Cyperus esculentus

yellow nutsedge, chufa flatsedge, chufa, yellow nutgrass, nutgrass


Leaf Arrangement

basal (rosulate)

Leaf Type

cauline, simple

Leaf Shape


Growth Form


Flower Color


Flower Month

June - November

Height (meters)

0.1 - 0.9

Milky Sap





introduced, native



Growing Season

Warm season

Wetland Class


Wetland Coefficient of Conservatism


Prairie Coefficient of Conservatism


Field Characters

Triangular stem, leaves light yellowish green, spikelets bright yellow, perpendicular to the main stem

Cultural Information

Planting the nutlets (tubers) is the best method of propagation for yellow nutsedge. Dig the nutlets in the spring for best germination, as they appear dormant at other times. Washing with cold water 55 F (13 C), or cold storage at 50 F (10 C) for 1 month, greatly improves germination (Tumbleson and Kommedahl 1961). The nutlets should not be planted more than 2-3" deep. Propagation by seed is also possible but fresh seeds are often dormant. Storage at room temperature for several months allows seeds to after-ripen and viability remained high for up to 3 years (Bell 1962). Stratification at 50 F (10 C) also breaks dormancy. While not necessary for germination, light appears to has a positive effect.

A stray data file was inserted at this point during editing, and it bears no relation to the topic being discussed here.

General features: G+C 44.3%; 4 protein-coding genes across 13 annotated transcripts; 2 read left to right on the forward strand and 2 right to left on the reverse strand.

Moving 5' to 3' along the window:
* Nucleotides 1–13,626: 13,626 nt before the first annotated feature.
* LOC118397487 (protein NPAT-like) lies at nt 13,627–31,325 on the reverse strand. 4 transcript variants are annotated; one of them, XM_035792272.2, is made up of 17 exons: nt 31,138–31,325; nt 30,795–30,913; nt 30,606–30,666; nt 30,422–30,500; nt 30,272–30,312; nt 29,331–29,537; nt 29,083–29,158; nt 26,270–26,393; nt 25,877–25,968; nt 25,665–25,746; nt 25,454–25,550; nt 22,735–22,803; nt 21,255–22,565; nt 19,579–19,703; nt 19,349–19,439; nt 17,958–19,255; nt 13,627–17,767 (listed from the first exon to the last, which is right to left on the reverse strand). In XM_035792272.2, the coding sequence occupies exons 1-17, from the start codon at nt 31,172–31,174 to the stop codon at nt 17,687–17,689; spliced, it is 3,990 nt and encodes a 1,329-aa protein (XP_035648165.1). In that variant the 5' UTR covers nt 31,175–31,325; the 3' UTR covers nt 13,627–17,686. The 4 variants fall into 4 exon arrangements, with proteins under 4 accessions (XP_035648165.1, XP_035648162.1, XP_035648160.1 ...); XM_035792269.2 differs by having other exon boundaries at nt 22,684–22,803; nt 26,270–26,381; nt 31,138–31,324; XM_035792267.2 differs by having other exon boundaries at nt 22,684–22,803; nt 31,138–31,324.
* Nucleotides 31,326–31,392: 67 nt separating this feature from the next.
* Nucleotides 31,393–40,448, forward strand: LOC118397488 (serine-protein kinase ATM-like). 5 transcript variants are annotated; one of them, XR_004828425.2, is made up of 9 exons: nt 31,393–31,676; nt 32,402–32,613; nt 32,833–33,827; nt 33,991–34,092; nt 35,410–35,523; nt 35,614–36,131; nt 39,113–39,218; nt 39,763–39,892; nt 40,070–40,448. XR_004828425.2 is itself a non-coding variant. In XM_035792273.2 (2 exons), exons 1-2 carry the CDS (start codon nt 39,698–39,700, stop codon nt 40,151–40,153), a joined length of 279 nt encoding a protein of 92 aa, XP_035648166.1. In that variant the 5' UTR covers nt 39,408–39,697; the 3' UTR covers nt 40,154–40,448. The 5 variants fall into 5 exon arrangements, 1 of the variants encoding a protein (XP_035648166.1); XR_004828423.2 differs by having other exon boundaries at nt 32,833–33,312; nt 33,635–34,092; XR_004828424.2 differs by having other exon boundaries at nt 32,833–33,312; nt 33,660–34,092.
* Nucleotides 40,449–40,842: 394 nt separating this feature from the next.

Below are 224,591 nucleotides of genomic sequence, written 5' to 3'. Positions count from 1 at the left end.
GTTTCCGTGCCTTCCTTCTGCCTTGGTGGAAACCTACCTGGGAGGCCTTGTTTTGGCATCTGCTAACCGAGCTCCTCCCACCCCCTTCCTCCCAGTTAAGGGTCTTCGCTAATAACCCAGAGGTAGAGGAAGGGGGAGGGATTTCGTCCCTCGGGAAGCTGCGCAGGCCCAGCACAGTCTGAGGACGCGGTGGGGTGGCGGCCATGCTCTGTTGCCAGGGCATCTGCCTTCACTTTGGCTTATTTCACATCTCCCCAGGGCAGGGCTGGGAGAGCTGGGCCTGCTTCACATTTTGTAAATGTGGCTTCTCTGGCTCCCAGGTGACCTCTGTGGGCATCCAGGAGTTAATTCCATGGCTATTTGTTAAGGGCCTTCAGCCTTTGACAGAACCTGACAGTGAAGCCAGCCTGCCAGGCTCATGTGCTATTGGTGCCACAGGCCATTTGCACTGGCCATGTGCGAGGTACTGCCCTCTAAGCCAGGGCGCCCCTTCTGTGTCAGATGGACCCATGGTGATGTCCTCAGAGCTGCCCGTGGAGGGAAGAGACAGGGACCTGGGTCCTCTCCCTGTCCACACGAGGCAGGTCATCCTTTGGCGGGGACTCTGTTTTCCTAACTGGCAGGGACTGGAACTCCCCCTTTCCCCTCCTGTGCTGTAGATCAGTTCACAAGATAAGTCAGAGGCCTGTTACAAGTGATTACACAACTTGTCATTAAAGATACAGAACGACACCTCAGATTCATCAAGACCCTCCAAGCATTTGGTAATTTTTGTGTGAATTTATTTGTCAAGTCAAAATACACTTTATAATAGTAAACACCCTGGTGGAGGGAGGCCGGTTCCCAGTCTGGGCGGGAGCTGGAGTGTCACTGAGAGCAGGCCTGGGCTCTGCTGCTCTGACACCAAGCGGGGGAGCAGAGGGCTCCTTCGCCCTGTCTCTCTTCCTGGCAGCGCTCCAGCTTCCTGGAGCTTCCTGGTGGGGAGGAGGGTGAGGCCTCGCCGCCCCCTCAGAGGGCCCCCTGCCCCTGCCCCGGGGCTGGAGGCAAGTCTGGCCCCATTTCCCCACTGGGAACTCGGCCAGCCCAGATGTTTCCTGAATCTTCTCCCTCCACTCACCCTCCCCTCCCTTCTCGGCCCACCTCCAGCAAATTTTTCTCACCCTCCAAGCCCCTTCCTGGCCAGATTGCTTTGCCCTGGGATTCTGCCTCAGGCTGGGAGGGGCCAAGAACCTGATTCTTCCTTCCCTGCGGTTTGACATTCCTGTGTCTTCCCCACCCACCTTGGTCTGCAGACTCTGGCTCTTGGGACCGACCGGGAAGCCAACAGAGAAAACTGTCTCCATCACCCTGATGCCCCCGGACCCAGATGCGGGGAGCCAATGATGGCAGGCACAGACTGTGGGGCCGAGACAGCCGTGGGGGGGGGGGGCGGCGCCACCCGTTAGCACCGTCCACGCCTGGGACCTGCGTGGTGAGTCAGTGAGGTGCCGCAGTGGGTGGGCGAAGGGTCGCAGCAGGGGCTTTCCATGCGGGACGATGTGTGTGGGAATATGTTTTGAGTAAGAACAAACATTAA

Animal Use

The nutlets are a favorite food of many duck species.

Natural History

"Cache-cache" is the Acadian French term for yellow nutgrass. Coco, as in coco grass, is possibly a corruption and Anglicization of cache-cache. The name cache-cache is also used for the common snipe (Holmes 1990). Yellow nutsedge is a major pest in agricultural fields. The nutlets (tubers) are edible giving this species its specific name "esculentus" which means edible. Chase (1965) reports that the tubers may be collected in the fall or spring and cooked or ground into flour. It is cultivated in Europe for its edible tubers under the name "edible galinale", among others (Medsger 1966). It is locally abundant and weedy in disturbed or unstable loamy soil or moist sand. It is scattered throughout Louisiana and Texas. It is probably adventive in Texas (Correll and Johnston 1979).


Sandy fields, roadsides, and waste places, moist disturbed or unstable sandy or loamy soil, margins of lakes, streams and ditches, wet prairies.